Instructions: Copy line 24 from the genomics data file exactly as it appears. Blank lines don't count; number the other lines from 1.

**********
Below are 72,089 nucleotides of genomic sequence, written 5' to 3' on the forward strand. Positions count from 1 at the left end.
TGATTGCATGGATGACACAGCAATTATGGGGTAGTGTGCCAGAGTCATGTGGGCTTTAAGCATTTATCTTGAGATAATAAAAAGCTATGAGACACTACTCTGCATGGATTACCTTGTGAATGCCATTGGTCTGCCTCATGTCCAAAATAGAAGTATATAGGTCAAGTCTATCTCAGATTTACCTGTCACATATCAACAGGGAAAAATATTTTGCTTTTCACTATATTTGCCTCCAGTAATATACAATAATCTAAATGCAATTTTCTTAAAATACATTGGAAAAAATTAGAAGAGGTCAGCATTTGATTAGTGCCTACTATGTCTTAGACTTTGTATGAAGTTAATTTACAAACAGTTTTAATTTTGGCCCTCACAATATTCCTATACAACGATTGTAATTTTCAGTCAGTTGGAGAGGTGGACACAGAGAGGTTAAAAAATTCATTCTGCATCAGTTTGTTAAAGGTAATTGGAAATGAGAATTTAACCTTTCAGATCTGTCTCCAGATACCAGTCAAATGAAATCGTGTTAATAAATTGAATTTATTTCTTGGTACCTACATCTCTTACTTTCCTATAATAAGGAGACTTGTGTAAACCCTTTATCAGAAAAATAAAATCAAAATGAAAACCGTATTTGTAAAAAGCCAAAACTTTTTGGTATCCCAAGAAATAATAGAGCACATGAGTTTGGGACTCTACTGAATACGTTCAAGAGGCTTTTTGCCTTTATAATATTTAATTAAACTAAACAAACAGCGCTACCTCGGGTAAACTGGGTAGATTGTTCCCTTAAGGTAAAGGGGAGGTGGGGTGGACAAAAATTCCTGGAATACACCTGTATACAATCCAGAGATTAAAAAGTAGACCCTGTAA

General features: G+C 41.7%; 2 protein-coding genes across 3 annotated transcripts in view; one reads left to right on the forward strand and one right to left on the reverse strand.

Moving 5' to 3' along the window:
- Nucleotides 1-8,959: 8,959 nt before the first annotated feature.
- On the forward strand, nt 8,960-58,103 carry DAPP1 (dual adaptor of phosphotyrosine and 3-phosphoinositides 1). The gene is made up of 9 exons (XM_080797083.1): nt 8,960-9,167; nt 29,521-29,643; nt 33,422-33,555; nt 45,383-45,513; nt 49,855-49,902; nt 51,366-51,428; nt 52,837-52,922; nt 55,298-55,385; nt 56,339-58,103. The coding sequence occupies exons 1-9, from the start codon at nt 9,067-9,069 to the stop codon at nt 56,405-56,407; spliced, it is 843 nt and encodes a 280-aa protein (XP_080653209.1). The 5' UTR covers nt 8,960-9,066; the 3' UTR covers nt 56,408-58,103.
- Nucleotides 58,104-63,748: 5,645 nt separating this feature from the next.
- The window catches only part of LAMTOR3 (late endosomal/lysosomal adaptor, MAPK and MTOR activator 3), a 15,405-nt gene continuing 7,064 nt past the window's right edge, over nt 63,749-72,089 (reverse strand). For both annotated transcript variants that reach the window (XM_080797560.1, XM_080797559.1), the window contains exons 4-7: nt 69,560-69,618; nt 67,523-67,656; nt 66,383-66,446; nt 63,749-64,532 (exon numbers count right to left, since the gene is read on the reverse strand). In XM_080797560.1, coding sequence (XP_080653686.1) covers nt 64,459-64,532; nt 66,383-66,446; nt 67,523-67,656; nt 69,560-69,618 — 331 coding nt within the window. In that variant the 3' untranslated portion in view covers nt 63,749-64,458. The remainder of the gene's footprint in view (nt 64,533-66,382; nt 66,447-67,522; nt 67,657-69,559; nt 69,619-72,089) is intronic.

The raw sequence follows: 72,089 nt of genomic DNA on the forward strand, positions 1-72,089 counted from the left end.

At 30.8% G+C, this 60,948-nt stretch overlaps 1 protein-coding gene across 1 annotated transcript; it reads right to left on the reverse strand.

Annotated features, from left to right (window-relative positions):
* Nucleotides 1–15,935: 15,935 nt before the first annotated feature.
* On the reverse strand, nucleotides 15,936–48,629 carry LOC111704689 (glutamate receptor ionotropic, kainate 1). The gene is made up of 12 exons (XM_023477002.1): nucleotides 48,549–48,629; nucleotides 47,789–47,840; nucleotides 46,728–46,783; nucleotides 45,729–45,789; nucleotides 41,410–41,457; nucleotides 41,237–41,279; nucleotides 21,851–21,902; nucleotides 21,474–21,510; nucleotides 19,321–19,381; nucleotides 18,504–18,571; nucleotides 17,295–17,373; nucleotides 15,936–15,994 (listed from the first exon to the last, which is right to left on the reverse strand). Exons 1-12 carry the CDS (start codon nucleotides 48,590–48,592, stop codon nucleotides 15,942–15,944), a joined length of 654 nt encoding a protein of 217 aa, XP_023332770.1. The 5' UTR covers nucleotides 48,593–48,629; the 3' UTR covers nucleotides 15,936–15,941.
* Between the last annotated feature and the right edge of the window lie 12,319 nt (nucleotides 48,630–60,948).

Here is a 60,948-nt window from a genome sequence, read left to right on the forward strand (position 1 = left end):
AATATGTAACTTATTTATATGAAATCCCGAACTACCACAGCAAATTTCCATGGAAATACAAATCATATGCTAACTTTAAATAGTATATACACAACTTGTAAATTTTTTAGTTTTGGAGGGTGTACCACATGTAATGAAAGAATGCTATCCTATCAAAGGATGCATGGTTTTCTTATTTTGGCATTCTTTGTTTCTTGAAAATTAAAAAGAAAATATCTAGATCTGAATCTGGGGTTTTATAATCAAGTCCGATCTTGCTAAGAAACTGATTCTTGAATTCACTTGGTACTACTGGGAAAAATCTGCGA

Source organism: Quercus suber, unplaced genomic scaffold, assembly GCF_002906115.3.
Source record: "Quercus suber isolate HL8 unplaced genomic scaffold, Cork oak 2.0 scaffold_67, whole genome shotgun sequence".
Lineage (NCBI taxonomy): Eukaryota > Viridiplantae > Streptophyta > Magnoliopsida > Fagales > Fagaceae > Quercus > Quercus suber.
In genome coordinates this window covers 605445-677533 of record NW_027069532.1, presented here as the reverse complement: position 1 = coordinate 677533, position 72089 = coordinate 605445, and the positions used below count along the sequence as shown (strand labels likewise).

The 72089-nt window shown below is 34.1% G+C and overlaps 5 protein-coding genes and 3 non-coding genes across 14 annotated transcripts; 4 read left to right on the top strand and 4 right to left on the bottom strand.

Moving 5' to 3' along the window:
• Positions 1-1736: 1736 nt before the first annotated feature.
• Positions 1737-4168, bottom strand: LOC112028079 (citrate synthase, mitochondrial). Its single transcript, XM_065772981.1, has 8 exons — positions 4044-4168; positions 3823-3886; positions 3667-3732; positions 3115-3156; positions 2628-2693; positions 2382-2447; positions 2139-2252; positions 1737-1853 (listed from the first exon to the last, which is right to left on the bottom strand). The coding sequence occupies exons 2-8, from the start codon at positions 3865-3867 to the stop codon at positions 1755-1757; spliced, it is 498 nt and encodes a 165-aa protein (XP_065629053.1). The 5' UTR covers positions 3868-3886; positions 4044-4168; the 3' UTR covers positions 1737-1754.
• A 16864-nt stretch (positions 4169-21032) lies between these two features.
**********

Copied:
• Positions 1737-4168, bottom strand: LOC112028079 (citrate synthase, mitochondrial). Its single transcript, XM_065772981.1, has 8 exons — positions 4044-4168; positions 3823-3886; positions 3667-3732; positions 3115-3156; positions 2628-2693; positions 2382-2447; positions 2139-2252; positions 1737-1853 (listed from the first exon to the last, which is right to left on the bottom strand). The coding sequence occupies exons 2-8, from the start codon at positions 3865-3867 to the stop codon at positions 1755-1757; spliced, it is 498 nt and encodes a 165-aa protein (XP_065629053.1). The 5' UTR covers positions 3868-3886; positions 4044-4168; the 3' UTR covers positions 1737-1754.